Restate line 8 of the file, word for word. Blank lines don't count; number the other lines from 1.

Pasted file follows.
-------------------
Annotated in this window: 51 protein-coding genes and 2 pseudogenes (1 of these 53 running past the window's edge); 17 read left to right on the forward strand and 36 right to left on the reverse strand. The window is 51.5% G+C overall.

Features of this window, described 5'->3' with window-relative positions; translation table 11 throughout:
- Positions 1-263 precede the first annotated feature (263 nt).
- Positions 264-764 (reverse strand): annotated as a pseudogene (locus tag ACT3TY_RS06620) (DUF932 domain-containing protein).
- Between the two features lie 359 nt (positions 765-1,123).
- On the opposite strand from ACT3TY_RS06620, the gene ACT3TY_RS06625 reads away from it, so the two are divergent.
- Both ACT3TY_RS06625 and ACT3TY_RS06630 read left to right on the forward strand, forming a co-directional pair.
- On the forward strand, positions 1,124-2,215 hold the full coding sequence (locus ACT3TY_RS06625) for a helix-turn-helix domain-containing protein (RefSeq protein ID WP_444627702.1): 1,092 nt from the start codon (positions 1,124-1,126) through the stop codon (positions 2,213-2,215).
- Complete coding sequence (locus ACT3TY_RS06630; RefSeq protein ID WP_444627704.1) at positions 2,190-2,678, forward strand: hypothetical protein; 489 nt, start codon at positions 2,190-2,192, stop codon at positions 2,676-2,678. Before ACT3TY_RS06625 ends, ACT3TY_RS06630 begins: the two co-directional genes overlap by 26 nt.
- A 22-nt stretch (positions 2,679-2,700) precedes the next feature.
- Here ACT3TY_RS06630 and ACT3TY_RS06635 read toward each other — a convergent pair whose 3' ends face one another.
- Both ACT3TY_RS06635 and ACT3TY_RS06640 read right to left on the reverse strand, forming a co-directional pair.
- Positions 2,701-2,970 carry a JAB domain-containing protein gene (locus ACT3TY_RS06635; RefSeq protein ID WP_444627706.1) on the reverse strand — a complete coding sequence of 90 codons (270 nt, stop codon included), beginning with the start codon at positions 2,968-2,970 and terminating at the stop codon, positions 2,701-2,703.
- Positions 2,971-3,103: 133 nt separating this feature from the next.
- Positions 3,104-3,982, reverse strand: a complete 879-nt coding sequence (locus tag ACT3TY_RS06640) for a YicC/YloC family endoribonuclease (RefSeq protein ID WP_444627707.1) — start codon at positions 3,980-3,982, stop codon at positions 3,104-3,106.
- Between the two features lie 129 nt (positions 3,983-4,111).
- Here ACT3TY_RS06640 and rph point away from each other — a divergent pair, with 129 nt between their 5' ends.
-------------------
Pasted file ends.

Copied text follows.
- On the forward strand, positions 1,124-2,215 hold the full coding sequence (locus ACT3TY_RS06625) for a helix-turn-helix domain-containing protein (RefSeq protein ID WP_444627702.1): 1,092 nt from the start codon (positions 1,124-1,126) through the stop codon (positions 2,213-2,215).